How much did the work of other violinists influence your own playing and musical direction?
I started listening to everybody—horn players, trumpet and trombone players. Of course, I listened to violinists. I played with Billy [Bang] and Leroy [Jenkins]—they were older than me, more mature and farther down in their journey. They had a strong sense of their individualism while I was budding. It’s not that I play like them, but the possibilities of doing something individual was inspiring. Same with some of the great bass players I have worked with—William Parker, the type of abandon of he plays with, and in later years, Reggie Workman. This all exposed me to the rich creative community of New York, and all these individuals accomplishing their sound definitely inspired me.
Your work certainly brings to mind similar progressive jazz avant-gardists, like Henry Threadgill and Butch Morris, both of whom you have worked with. Have they helped you in your own compositional or conceptual development?
I think so. They are both from a different generation than mine. But with Butch, I’ve played in all of his conductions and every one of his door gigs in New York … . What he was trying to do in conducting improvisations was definitely a foundation for what I did on Symphony Of Souls. In his lexicon of hand cues, I used some of his and developed my own for the record. Others who work in conducting improvisations, like J.A. Dean and Adam Rudolph, have been a help to me as well. We have all been dealing with this issue of how to sculpt and control—or not control—the material, and how to create flow. I eventually found my own way through it.
Henry, too—and Fred Hopkins, whom I’ve also played with—they’re powerful individuals to me. They’re playing music that only they can create; it’s not from the conservatory and has wide influences as well. Henry’s sound has a searing, angular intensity that is soulful and inspiring. His compositions are uniquely personal and fun to play. He has a steely determination, and a lot of people feed off that strength.
In the liner notes of your 2010 Spontaneous River recording, Symphony Of Souls, where you lead a 35-member strong orchestra, you talk about framing “improvisations within an improvised structure.” That seems to be where the Improviser’s Art reaches its pinnacle.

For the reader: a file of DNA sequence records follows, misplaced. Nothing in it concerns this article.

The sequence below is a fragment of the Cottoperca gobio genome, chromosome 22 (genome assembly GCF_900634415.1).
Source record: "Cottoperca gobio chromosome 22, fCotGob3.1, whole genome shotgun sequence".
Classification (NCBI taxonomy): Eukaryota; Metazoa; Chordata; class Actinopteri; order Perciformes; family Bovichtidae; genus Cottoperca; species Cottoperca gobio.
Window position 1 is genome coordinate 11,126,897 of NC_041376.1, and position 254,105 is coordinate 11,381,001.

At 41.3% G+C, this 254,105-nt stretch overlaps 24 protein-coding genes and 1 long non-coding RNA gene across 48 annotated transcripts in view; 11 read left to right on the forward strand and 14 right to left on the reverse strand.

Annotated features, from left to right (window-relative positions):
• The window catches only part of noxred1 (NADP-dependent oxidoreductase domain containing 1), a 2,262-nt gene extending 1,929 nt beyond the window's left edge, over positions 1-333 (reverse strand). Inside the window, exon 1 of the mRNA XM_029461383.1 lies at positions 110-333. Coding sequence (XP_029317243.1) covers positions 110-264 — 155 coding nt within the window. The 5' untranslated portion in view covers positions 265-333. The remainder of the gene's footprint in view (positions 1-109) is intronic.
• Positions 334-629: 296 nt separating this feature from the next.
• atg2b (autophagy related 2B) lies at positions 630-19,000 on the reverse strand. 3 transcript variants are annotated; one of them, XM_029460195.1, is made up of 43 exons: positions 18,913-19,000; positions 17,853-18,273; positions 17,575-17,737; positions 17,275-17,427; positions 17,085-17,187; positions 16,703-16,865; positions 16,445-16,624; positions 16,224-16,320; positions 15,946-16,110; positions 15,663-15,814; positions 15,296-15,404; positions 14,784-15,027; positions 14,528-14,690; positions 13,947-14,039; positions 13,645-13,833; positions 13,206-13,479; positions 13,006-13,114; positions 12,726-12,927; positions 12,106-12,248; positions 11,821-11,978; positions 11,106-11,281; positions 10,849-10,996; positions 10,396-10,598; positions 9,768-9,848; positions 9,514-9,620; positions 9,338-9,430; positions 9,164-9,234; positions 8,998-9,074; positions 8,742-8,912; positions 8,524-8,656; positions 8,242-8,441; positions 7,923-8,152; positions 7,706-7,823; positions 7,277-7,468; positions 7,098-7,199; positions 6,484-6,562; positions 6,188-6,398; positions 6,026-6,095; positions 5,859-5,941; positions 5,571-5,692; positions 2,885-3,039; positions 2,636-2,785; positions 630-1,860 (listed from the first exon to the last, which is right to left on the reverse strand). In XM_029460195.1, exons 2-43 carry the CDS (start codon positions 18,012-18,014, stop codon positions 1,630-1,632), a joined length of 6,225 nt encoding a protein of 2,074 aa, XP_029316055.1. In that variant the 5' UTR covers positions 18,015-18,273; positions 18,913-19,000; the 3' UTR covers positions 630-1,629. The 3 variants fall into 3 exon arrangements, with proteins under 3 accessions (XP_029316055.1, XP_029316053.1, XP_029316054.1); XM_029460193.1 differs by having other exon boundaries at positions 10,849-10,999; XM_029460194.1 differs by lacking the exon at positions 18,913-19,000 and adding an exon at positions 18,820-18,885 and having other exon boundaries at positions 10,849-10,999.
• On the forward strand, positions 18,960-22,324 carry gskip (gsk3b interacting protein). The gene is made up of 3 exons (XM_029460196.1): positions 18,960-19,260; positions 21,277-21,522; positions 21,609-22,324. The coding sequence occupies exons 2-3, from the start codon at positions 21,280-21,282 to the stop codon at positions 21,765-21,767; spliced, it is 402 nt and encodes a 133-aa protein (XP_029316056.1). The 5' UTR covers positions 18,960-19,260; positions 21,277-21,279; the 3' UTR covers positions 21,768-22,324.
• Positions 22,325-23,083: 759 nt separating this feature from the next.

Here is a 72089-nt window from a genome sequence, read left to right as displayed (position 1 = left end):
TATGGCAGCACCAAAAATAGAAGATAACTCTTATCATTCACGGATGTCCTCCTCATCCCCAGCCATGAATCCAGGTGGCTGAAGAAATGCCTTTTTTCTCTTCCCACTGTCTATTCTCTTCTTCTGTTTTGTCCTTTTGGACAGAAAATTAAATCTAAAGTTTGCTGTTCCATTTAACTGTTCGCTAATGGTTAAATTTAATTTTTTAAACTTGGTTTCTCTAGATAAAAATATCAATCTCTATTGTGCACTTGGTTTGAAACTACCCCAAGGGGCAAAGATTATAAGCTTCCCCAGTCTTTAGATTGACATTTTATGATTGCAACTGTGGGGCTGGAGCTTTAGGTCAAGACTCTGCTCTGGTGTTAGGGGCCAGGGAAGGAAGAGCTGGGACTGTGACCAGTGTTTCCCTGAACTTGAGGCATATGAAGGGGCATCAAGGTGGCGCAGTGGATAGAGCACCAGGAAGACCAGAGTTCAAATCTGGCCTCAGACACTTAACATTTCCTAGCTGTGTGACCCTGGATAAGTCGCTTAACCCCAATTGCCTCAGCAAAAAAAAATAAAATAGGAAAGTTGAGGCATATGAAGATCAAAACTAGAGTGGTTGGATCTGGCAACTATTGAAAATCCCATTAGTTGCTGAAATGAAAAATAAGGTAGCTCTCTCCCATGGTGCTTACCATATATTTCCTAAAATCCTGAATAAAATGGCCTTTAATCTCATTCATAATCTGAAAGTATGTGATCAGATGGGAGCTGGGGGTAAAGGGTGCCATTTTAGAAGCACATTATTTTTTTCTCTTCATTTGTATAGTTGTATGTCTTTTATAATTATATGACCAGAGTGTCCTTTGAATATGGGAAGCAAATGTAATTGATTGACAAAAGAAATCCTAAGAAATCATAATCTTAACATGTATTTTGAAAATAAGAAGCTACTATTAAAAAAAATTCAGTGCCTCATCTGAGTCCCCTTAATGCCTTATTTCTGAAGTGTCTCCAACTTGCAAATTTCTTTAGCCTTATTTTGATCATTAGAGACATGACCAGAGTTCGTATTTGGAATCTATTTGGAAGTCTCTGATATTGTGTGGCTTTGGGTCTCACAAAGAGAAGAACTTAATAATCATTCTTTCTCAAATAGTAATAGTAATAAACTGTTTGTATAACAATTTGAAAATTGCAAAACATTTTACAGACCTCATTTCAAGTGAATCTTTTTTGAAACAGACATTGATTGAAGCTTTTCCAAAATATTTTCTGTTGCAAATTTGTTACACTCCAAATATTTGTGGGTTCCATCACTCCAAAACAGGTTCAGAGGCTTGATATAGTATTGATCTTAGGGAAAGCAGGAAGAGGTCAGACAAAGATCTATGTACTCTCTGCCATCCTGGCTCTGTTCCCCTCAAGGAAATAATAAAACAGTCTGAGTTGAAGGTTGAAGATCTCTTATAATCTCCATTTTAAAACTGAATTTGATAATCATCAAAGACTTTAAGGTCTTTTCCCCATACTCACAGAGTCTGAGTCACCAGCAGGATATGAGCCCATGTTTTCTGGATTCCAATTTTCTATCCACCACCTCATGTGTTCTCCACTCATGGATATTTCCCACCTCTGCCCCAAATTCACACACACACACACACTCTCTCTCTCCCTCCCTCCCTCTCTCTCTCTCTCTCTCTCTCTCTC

It requires artistry and skill for musicians to move fluently between written notation and open improvisation. If I ask the violins and violas to sustain a chord, some might play a B-flat diminished, someone else an E minor flat 5, and then a soloist might improvise over that color within another harmonic suspension, and from that total energy, flow into a written passage when conducted.
Your compositions for EDGE typically feature sections of formal written notation and sections of improvisations that often are group improvisations easy to regard as free-jazz. What brought you to this exploratory realm of musical performance and composition?
Everyone in the band EDGE is very creative and a composer themselves. When they are given this free space they are mindful of the composition and the motifs that were played before or the rhythms that were outlined; so when they depart from them, the music will launch them into directions I can’t imagine. That’s what is exciting: the process of mutual discovery even though the identity of the composition is always there. Even though the duration of the improvisations, whether solo or duo, is not defined by metrics, the piece finds its own symmetry. If everyone is “on,” then they know when to resolve. If players don’t know what they’re doing, though, that’s when there can be a problem [laughs].